As the quest for range supremacy continues, the battery capacity of some EVs has increased to absurd levels. Others aim for increased efficiency. This plays a big role in the loading time. Enlarge our oil drum to an 85 gallon unit. Even with a fire hose it still takes longer than a smaller 55 gallon barrel. While the GMC Hummer EV is built on an architecture capable of 350 kW intake, charging the 212.7 kWh battery compared to the 112.0 kWh pack found in the Lucid Air Grand Touring requires more time, even though the charging speed is the same. Lucid can travel over 40 percent more on a charge while having 100 kWh less in the battery pack than the Hummer. Efficiency, indeed.
There is no doubt that the manufacturer will establish a measure to express the charging time. But for now, know that charging an EV battery takes longer than filling the fuel tank of a gasoline-powered car no matter how and where you do it.
There is a common misconception that what plugs into an electric car is a “charger”. In fact, there are battery chargers in cars that convert AC from the wall to DC to charge the battery. The built-in charger supplies power to the battery pack safely and has its own power rating, usually in kilowatts. If a car has a 10.0 kW charger and a 100.0 kWh battery, it theoretically takes 10 hours to charge a discharged battery.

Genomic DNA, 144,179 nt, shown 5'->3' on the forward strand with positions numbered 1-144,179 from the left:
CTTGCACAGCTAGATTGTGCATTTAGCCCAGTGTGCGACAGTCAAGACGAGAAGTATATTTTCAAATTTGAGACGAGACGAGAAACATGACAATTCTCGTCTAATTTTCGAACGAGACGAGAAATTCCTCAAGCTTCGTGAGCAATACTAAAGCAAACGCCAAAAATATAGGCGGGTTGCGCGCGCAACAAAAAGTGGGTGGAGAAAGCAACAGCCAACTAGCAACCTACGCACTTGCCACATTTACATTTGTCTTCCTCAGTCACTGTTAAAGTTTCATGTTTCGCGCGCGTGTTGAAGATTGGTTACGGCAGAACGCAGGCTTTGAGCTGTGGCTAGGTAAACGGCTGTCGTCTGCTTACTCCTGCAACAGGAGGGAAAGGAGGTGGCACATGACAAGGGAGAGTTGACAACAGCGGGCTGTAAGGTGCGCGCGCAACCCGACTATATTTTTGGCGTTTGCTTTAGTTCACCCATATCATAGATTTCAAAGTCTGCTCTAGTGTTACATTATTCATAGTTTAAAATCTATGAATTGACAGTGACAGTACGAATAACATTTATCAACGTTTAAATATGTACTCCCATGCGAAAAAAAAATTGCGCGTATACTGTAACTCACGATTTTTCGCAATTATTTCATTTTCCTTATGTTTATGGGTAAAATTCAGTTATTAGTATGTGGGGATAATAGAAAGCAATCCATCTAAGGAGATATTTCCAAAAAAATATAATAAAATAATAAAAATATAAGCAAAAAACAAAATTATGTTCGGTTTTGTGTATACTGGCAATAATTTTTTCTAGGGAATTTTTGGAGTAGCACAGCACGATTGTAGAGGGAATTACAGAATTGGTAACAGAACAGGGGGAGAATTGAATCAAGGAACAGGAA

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To measure the optimal charging time for a particular electric car, divide the number of kWh of battery capacity by the amperage of the built-in charger and then add 10 percent due to the losses associated with the charger. This assumes that the power source can expand the vehicle’s charger.
A typical on-board charger is at least 6.0 kilowatts, but some manufacturers offer almost double that, and the number is more than tripled. The current Tesla Model 3 Performance, for example, has an 11.5 kW charger, which can take advantage of a 240-volt, 60-amp circuit to charge the 80.8-kWh battery, while the rear-wheel-drive Model 3 is coming. with a 7.6 kW charger. Calculating charging times shows that it will take almost the same amount of time to charge both cars’ batteries, even though the Performance model is about 30 percent larger. On